Submitted to: Journal of Soil and Water Conservation
Publication Type: Peer Reviewed Journal
Publication Acceptance Date: July 19, 2005
Publication Date: July 1, 2006
Citation: Hoorman, J.J., Shipitalo, M.J. 2006. Subsurface drainage and liquid manure. Journal of Soil and Water Conservation. 61(3):94A-97A.
Interpretive Summary: Land application of liquid animal wastes is a recommended Best Management Practice (BMP) that can effectively utilize the nutrients and organic matter contained in these materials for crop growth. In some instances, however, when these materials are applied to soil with subsurface drainage systems it can contaminate the water that emerges from the drains. This can result in fish kills in streams and large fines levied on the farmer. We examined the official records of these incidents in Ohio to determine the magnitude of the problem and the factors that contributed to these incidents. The results indicate that the problem is widespread in Ohio and is likely to occur in throughout the US Midwest where soil, climatic, and farming practices are similar. In 75% of incidents mismanagement was a contributing factor, which suggests that farmers can reduce the number and severity of incidents by improving their attention to factors that they can control. Although tillage can reduce movement of the liquid wastes to drains it was not effective in all instances. Plugging the drains to keep the wastes from entering the streams and ditches fail 50% of the time and should not be relied upon.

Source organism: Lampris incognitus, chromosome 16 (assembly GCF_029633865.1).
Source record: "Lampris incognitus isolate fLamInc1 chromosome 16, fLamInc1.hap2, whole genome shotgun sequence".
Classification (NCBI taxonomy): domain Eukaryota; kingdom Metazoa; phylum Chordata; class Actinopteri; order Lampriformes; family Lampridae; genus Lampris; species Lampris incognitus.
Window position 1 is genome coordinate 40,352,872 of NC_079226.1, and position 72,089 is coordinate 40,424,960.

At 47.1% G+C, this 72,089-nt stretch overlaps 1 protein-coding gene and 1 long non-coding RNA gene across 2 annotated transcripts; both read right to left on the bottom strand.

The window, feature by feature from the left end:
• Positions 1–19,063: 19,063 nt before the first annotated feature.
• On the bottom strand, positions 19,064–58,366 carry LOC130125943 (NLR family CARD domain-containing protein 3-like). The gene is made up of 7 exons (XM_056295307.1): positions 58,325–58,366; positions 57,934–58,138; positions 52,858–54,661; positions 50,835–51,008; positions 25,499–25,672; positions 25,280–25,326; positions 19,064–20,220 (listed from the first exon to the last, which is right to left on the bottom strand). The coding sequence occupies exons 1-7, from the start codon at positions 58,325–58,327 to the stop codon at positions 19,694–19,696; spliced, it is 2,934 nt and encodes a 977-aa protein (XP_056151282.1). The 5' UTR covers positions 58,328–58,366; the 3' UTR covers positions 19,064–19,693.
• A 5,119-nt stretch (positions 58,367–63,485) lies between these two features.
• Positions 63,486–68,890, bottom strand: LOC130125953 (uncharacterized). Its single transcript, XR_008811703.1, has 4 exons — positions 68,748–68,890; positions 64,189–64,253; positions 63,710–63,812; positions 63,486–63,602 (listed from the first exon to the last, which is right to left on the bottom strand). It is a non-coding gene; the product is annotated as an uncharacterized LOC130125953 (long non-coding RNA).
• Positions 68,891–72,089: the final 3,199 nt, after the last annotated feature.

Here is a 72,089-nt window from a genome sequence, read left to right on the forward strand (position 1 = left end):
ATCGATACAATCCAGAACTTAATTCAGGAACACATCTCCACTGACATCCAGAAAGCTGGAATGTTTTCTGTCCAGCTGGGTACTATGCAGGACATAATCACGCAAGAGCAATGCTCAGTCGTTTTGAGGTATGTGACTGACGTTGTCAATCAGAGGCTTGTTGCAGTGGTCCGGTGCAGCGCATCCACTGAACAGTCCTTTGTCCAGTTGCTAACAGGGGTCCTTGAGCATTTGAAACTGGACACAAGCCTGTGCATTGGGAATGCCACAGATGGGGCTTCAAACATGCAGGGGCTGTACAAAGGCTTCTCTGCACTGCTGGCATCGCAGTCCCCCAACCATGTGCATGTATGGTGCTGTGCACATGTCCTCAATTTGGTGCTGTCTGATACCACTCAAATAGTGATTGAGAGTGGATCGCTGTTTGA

Although land application of liquid animal wastes is a widely used BMP, in fields with subsurface drainage it can result in rapid movement to drains and offsite. In the 4 year period, 2000 to 2003, ninety eight incidents where agricultural wastes in drainage waters contaminated streams were recorded by authorities in Ohio. We investigated these reports to determine the factors that contributed to these incidents and to determine possible management options for reducing their occurrence. Violations occurred most frequently with liquid swine or dairy wastes and occurred with all methods of application irrigation, surface spreading, and subsurface injection. In most instances multiple factors contributed to each incident. The factor most commonly cited (41 cases) was application to saturated soils or heavy rainfall after application. Thus, avoiding these conditions should reduce the number and severity of incidents. While disruption of soil macropores with tillage may reduce movement of wastes to drains, 17% of the incidents occurred on soils that were tilled or wastes were incorporated. Drain line plugs failed 50% of the time they were used.